Posts Tagged ‘storms of life’

cropped-storm-clouds-2-134981298598261vgu1.jpgAnd he [Jesus] saw that they were making headway painfully, for the wind was against them. And about the fourth watch of the night he came to them, walking on the sea. He meant to pass by them… Mark 6:48

Does it seems as if God has passed you by in the midst of your struggles? Why would He?

Look at Mark 6:48 again. He meant to pass them by? Seriously?

It wasn’t that Jesus didn’t care. It wasn’t because He could walk on water and he wanted to rub that into his disciples’ faces – “Hey, look at me. A bad storm doesn’t phase me.”

Maybe Jesus meant to pass by to –

1. Get their attention so they would look to Him and not their problems.

2. Show them the way, like a beacon.

3. Prepare the way to calmer waters for them.

But instead, when they look upon God in the flesh, they were frightened and that fear clouded their belief. They thought they saw a ghost. How could this man they’d followed walk on water in a storm (even though he’d just fed thousands of people on one boy’s lunch)?

How often do we not trust God in our circumstances even though He has come through in the past in some miraculous ways?

So, according to Mark:  immediately he spoke to them and said, “Take heart; it is I. Do not be afraid.” And he got into the boat with them, and the wind ceased.  (vs.50-51a)

In the midst of our fear, God can speak to us, calm us down, or stop the winds that batter us.  Or He may choose to just get our attention so we focus only on Him.

Either way, we can rest assure He will not ignore our plight.


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This was taken from the Anglican Relief and Development Newsletter dated July 9, 2013.

ok tornado

Unbelievable Devastation:

Whatever redemption has now come was birthed first from incomprehensible tragedy [in Moore, OK on May 2o, 2013.] The toll was shocking: 24 people were killed, including 7 children at the Plaza Tower Elementary school, and over 375 were injured. As the 1.3 mile wide tornado ground slowly over a 17 mile path it smashed 1,150 homes and caused around $2 billion in damages. The tornado was designated an EF5, the severest possible rating on the official Enhanced Fujita scale which measures wind speed and destruction…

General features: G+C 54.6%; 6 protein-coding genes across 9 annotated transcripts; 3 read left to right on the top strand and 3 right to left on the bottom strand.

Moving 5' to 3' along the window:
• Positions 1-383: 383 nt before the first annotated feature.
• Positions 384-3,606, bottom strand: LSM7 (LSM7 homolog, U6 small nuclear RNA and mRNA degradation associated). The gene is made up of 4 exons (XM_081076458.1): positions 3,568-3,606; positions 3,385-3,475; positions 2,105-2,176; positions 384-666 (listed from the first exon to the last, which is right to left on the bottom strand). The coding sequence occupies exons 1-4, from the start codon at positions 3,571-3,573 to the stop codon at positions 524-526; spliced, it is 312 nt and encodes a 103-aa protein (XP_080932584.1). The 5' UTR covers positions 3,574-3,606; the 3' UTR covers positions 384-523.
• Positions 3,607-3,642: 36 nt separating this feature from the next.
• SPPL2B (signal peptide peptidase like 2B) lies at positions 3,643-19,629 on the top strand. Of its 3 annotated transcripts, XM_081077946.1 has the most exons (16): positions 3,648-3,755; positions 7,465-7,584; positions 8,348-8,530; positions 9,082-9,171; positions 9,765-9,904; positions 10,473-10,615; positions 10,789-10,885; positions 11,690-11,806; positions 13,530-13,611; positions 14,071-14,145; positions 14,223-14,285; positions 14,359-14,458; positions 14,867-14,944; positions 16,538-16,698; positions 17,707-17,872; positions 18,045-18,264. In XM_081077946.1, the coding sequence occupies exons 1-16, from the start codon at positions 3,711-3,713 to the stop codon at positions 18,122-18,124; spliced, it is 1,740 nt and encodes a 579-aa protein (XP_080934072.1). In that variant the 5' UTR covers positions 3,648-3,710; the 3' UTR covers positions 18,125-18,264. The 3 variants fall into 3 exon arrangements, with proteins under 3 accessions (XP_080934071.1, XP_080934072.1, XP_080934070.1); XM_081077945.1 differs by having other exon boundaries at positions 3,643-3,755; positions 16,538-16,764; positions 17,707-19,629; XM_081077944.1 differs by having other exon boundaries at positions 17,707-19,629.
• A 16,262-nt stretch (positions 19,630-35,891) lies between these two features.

The Beginning of Hope:

Spiritual healing is an important component of this relief effort as residents continue to deal with the shock and trauma. Christ our Redeemer will be organizing an Alpha course focused on those affected by the tornado that will provide a space to express questions about why God allows such tragedy and suffering.

Fr. Wilson explains the idea as a way to reach people holistically: “We’re going to let people know that we’re working on their physical healing, but also talk about healing them as whole people.” He does not claim to have all the answers to these questions, but it is important to provide a space to bring them before God, Fr. Wilson says.

oklahoma torando


Tragedy Turned to Transformation:

As the shock wears off, the congregation is beginning to see God’s grace at work, despite the tornado’s destruction. The small congregation  has been transformed into a missional church dedicated to serving its community.